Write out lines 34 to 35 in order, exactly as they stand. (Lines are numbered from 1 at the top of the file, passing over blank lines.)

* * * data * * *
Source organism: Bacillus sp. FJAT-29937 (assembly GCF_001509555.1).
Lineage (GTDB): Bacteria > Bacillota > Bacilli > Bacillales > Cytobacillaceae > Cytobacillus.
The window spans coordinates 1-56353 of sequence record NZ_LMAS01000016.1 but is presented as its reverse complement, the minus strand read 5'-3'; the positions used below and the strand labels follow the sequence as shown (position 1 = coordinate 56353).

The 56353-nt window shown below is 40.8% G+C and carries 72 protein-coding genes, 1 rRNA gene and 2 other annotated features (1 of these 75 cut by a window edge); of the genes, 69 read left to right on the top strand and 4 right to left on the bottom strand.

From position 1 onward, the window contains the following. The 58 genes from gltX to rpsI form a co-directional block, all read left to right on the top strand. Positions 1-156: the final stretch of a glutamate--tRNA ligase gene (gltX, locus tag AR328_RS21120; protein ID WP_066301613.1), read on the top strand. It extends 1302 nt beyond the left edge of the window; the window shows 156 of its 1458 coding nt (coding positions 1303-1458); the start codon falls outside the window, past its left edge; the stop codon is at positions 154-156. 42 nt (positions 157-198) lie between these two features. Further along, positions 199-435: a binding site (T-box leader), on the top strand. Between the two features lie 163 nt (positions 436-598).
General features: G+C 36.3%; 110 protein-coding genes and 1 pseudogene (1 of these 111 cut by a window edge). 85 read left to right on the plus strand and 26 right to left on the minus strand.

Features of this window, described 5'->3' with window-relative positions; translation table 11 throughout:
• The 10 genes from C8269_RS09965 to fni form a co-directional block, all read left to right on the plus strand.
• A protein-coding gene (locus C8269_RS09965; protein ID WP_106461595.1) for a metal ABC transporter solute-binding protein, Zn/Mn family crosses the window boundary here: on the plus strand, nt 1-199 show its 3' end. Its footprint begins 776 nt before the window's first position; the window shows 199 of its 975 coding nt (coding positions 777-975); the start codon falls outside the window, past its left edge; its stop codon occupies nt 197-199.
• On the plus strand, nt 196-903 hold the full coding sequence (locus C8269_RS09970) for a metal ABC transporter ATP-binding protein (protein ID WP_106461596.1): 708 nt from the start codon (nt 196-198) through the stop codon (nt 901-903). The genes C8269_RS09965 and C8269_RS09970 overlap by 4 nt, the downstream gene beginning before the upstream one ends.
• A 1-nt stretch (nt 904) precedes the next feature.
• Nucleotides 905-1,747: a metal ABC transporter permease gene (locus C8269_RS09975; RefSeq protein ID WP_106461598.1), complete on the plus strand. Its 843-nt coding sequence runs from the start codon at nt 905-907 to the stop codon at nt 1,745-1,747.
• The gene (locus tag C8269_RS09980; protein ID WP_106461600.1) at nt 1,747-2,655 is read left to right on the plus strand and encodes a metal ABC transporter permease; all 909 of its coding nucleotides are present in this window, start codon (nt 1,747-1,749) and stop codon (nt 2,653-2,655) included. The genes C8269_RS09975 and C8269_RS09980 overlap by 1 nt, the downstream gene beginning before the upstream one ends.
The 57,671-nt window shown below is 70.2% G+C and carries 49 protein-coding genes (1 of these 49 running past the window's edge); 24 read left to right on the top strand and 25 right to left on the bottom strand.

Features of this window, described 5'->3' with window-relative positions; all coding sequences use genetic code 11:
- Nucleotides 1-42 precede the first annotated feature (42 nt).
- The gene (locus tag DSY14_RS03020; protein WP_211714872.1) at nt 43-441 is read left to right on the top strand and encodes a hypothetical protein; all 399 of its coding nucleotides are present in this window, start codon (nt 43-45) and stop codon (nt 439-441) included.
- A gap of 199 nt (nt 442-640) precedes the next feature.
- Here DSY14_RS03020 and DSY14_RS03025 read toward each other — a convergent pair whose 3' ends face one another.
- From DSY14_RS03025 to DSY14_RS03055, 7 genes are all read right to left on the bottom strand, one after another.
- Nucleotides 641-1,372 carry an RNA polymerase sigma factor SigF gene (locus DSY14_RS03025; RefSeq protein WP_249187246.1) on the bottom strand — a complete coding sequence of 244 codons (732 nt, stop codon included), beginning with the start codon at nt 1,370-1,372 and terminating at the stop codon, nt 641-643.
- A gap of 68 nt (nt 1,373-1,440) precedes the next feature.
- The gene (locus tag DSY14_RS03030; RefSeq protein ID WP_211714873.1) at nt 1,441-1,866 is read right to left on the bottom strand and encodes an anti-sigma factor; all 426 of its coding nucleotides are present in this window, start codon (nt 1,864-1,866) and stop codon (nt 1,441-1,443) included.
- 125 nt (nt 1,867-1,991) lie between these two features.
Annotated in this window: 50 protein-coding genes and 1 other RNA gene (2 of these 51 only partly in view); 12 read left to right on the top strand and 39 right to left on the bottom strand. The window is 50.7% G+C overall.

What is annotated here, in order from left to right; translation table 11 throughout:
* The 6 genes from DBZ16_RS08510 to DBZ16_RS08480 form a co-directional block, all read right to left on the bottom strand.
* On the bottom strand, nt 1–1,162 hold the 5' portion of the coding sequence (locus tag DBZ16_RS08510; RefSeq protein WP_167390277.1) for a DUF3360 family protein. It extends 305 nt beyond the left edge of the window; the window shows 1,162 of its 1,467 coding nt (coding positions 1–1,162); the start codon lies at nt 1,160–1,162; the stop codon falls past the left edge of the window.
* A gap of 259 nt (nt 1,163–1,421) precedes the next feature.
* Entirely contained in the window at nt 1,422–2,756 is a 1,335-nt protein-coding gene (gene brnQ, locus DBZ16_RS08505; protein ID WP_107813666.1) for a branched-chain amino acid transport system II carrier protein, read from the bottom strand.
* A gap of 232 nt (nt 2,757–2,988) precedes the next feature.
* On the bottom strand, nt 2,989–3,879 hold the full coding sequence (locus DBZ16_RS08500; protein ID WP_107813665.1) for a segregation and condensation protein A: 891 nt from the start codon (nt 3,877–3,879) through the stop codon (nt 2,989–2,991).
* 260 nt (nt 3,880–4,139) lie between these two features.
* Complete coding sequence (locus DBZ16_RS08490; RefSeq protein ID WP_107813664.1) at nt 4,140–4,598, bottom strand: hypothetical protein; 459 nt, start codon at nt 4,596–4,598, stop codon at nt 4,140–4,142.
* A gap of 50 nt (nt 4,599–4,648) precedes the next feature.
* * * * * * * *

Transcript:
* Complete coding sequence (locus DBZ16_RS08490; RefSeq protein ID WP_107813664.1) at nt 4,140–4,598, bottom strand: hypothetical protein; 459 nt, start codon at nt 4,596–4,598, stop codon at nt 4,140–4,142.
* A gap of 50 nt (nt 4,599–4,648) precedes the next feature.